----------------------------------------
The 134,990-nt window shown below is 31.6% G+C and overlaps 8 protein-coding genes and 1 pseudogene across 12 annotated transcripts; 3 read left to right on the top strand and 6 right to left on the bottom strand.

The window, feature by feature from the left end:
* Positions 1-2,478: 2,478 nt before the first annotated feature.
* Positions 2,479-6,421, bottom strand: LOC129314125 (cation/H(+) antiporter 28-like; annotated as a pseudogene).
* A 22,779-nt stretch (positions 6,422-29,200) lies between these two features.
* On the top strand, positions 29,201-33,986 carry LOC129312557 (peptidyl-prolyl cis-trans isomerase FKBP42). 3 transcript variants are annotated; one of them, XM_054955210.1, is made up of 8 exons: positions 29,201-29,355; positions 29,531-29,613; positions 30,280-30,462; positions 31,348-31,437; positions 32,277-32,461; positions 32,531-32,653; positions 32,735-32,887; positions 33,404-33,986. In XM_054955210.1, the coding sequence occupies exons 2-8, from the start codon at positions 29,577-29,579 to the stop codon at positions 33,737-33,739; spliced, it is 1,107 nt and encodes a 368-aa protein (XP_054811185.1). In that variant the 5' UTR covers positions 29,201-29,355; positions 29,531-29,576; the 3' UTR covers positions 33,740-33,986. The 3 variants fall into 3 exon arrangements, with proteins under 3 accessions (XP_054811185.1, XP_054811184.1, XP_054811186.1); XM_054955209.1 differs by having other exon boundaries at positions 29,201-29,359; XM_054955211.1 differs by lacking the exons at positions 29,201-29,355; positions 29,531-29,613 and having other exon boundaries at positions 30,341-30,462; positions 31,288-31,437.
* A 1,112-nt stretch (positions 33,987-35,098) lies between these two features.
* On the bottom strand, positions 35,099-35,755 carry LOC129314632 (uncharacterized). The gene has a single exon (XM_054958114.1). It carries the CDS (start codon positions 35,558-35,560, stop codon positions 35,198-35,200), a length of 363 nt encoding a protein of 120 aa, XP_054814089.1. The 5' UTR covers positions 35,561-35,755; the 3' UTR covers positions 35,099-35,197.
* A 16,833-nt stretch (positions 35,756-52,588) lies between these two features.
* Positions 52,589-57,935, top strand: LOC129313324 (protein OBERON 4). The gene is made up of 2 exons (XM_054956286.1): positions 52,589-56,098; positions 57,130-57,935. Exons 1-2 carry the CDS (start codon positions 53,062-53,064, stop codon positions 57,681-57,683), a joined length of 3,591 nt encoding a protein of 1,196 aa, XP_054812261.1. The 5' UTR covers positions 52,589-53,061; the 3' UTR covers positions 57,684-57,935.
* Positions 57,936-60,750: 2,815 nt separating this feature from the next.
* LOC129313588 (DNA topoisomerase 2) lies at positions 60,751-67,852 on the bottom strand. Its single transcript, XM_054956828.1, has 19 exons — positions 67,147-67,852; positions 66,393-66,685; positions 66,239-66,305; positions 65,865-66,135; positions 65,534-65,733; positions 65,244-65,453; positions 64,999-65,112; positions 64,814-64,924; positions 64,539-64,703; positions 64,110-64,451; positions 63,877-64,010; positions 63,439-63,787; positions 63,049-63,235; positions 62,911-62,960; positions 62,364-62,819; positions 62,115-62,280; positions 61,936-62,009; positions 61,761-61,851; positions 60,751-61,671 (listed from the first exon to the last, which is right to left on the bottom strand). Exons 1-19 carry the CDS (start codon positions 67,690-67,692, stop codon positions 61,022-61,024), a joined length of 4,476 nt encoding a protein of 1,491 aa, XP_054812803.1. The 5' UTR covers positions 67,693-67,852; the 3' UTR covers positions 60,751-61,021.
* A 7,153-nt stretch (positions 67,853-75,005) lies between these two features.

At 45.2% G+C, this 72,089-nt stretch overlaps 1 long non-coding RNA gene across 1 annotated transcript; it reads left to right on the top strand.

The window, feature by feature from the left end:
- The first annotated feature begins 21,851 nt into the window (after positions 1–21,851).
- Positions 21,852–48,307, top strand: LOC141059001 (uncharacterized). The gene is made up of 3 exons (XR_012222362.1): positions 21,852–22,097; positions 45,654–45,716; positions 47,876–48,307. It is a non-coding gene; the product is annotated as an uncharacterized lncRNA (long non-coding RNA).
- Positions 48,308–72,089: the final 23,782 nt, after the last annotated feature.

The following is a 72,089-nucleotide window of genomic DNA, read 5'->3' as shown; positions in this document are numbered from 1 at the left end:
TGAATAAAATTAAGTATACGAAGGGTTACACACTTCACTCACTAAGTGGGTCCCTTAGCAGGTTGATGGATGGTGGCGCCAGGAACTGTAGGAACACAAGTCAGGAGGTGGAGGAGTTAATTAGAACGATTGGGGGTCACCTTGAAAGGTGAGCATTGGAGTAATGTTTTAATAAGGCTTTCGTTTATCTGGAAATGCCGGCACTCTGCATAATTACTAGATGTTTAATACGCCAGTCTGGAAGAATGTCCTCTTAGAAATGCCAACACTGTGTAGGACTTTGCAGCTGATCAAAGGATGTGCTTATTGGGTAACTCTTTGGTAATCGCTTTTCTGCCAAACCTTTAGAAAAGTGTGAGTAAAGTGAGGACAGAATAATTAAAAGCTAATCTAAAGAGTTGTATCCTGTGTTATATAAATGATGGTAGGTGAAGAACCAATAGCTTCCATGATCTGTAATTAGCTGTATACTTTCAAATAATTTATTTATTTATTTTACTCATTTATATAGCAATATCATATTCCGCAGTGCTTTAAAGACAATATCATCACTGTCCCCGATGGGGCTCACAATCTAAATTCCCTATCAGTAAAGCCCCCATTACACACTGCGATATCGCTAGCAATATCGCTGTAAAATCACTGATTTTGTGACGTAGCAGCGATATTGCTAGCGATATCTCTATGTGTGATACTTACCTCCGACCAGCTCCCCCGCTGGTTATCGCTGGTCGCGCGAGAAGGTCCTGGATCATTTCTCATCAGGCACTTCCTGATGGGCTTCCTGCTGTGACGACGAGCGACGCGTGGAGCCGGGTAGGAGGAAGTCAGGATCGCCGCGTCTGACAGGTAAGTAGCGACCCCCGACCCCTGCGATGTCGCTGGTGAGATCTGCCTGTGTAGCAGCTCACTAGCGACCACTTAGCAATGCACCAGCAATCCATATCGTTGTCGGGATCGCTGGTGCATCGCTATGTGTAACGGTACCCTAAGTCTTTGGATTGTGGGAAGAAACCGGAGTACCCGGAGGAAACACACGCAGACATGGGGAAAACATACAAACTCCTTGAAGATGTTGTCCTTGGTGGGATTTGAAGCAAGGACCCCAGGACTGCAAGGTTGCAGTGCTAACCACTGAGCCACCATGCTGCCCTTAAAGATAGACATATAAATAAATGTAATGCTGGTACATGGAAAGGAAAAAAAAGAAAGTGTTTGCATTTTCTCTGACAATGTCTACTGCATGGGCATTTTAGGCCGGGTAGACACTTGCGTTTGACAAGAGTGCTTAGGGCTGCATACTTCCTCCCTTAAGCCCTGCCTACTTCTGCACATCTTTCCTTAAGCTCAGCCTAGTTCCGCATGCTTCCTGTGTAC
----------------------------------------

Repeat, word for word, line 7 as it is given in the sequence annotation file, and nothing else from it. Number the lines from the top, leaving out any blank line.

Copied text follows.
* A 1,112-nt stretch (positions 33,987-35,098) lies between these two features.